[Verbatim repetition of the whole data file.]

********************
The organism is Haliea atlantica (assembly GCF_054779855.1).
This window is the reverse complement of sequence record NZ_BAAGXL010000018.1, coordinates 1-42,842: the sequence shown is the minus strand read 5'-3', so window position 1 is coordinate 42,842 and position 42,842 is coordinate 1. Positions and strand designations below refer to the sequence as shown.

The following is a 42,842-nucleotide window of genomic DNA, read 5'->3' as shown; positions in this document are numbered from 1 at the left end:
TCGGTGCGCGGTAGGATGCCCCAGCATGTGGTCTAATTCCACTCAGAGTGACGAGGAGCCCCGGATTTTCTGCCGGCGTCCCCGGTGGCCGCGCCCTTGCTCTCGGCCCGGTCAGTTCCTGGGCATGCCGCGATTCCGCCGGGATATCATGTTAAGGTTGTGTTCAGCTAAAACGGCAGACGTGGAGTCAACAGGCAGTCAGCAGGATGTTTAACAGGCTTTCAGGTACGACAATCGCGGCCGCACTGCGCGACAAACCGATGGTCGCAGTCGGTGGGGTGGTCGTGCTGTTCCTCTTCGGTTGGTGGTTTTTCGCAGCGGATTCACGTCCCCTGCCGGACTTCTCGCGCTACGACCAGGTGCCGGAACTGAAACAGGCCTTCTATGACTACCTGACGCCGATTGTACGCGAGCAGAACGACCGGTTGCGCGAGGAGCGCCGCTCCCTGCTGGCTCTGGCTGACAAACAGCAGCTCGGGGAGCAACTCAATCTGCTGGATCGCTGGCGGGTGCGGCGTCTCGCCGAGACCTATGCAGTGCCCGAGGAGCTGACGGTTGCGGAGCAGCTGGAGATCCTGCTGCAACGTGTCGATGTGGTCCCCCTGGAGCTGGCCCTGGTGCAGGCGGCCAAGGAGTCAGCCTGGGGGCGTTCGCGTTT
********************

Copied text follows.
The organism is Haliea atlantica (assembly GCF_054779855.1).
This window is the reverse complement of sequence record NZ_BAAGXL010000018.1, coordinates 1-42,842: the sequence shown is the minus strand read 5'-3', so window position 1 is coordinate 42,842 and position 42,842 is coordinate 1. Positions and strand designations below refer to the sequence as shown.

The following is a 42,842-nucleotide window of genomic DNA, read 5'->3' as shown; positions in this document are numbered from 1 at the left end:
TCGGTGCGCGGTAGGATGCCCCAGCATGTGGTCTAATTCCACTCAGAGTGACGAGGAGCCCCGGATTTTCTGCCGGCGTCCCCGGTGGCCGCGCCCTTGCTCTCGGCCCGGTCAGTTCCTGGGCATGCCGCGATTCCGCCGGGATATCATGTTAAGGTTGTGTTCAGCTAAAACGGCAGACGTGGAGTCAACAGGCAGTCAGCAGGATGTTTAACAGGCTTTCAGGTACGACAATCGCGGCCGCACTGCGCGACAAACCGATGGTCGCAGTCGGTGGGGTGGTCGTGCTGTTCCTCTTCGGTTGGTGGTTTTTCGCAGCGGATTCACGTCCCCTGCCGGACTTCTCGCGCTACGACCAGGTGCCGGAACTGAAACAGGCCTTCTATGACTACCTGACGCCGATTGTACGCGAGCAGAACGACCGGTTGCGCGAGGAGCGCCGCTCCCTGCTGGCTCTGGCTGACAAACAGCAGCTCGGGGAGCAACTCAATCTGCTGGATCGCTGGCGGGTGCGGCGTCTCGCCGAGACCTATGCAGTGCCCGAGGAGCTGACGGTTGCGGAGCAGCTGGAGATCCTGCTGCAACGTGTCGATGTGGTCCCCCTGGAGCTGGCCCTGGTGCAGGCGGCCAAGGAGTCAGCCTGGGGGCGTTCGCGTTT